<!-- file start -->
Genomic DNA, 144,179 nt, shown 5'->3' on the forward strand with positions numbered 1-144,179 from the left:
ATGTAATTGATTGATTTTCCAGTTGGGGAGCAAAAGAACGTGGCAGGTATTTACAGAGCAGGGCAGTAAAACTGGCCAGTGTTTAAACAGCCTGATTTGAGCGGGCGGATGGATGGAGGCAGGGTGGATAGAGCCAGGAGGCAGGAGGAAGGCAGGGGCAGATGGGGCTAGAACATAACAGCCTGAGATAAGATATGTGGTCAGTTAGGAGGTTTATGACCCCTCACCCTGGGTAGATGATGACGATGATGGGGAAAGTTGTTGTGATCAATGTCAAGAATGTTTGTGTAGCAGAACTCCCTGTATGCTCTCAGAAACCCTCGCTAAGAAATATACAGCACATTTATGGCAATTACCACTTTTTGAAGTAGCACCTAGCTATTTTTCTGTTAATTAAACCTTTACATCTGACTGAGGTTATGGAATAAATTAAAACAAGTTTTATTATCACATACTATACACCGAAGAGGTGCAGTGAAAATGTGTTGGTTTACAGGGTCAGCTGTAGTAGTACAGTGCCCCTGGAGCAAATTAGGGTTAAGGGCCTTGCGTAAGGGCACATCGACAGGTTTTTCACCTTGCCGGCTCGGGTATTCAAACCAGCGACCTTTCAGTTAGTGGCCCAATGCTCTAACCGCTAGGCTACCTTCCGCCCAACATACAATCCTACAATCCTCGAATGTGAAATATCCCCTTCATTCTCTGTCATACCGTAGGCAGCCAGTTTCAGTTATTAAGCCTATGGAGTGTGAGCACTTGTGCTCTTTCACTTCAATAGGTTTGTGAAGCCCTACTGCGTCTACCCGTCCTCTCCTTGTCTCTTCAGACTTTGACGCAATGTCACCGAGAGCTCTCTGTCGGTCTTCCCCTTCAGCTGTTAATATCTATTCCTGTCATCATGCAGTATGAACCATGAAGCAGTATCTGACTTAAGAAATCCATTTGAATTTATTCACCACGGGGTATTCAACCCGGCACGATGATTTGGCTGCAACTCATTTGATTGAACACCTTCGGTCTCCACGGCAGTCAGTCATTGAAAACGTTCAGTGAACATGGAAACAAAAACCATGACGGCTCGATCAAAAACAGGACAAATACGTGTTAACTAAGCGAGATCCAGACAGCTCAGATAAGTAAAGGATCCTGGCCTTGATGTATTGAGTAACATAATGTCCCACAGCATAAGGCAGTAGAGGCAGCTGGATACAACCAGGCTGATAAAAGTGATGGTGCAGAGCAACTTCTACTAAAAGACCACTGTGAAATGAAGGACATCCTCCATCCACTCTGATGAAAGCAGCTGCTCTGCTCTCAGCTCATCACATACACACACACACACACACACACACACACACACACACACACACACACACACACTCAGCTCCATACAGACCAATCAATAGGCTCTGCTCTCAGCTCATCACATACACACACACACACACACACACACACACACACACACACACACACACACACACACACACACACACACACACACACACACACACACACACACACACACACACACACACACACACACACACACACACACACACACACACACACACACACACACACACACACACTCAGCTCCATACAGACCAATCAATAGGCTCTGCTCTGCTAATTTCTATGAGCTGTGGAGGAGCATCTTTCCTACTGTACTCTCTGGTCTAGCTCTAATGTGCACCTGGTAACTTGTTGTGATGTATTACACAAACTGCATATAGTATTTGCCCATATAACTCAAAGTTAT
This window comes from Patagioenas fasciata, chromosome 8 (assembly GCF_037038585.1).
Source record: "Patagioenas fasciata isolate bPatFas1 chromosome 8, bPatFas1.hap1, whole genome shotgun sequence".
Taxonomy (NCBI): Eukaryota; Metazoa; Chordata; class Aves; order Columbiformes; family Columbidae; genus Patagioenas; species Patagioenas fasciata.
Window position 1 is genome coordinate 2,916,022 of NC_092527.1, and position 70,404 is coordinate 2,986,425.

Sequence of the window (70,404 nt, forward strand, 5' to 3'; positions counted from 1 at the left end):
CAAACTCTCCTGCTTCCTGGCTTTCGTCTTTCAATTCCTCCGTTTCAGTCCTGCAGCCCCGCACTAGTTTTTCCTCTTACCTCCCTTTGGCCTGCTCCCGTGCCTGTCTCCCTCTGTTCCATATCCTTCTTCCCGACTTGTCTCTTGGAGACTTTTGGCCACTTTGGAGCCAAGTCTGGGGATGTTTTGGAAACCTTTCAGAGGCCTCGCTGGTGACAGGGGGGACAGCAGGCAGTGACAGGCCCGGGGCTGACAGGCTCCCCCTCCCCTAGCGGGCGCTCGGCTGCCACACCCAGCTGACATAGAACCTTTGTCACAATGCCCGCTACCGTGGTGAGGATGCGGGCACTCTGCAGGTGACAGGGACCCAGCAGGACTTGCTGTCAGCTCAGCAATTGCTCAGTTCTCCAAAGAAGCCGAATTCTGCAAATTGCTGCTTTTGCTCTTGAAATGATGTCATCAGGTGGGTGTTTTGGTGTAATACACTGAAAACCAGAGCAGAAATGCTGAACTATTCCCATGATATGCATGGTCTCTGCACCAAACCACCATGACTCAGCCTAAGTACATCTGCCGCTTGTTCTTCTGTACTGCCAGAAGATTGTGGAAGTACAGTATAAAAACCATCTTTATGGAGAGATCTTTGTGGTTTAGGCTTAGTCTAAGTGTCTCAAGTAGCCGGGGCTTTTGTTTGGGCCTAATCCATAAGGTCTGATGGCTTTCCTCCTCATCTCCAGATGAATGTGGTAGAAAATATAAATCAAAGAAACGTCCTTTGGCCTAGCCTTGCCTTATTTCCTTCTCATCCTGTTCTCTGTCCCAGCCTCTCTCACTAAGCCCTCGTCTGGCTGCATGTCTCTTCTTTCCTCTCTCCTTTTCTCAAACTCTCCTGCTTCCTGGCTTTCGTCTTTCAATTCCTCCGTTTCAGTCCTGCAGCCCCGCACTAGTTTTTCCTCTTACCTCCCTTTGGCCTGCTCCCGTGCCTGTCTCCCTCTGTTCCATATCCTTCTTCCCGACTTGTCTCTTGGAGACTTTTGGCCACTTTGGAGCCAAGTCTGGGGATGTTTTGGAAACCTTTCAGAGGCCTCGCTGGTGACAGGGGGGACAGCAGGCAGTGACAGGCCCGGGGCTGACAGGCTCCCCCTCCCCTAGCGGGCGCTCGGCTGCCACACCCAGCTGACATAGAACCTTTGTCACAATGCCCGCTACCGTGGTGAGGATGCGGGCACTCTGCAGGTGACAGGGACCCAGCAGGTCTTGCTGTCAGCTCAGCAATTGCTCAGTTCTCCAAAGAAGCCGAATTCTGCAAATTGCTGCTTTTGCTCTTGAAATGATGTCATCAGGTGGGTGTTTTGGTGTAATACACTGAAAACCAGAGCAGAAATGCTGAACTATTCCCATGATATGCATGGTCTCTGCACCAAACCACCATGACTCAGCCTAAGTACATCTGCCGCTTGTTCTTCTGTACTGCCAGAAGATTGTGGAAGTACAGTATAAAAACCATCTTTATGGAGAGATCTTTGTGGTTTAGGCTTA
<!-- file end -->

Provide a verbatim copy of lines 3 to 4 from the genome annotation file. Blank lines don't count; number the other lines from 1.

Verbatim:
This window comes from Patagioenas fasciata, chromosome 8 (assembly GCF_037038585.1).
Source record: "Patagioenas fasciata isolate bPatFas1 chromosome 8, bPatFas1.hap1, whole genome shotgun sequence".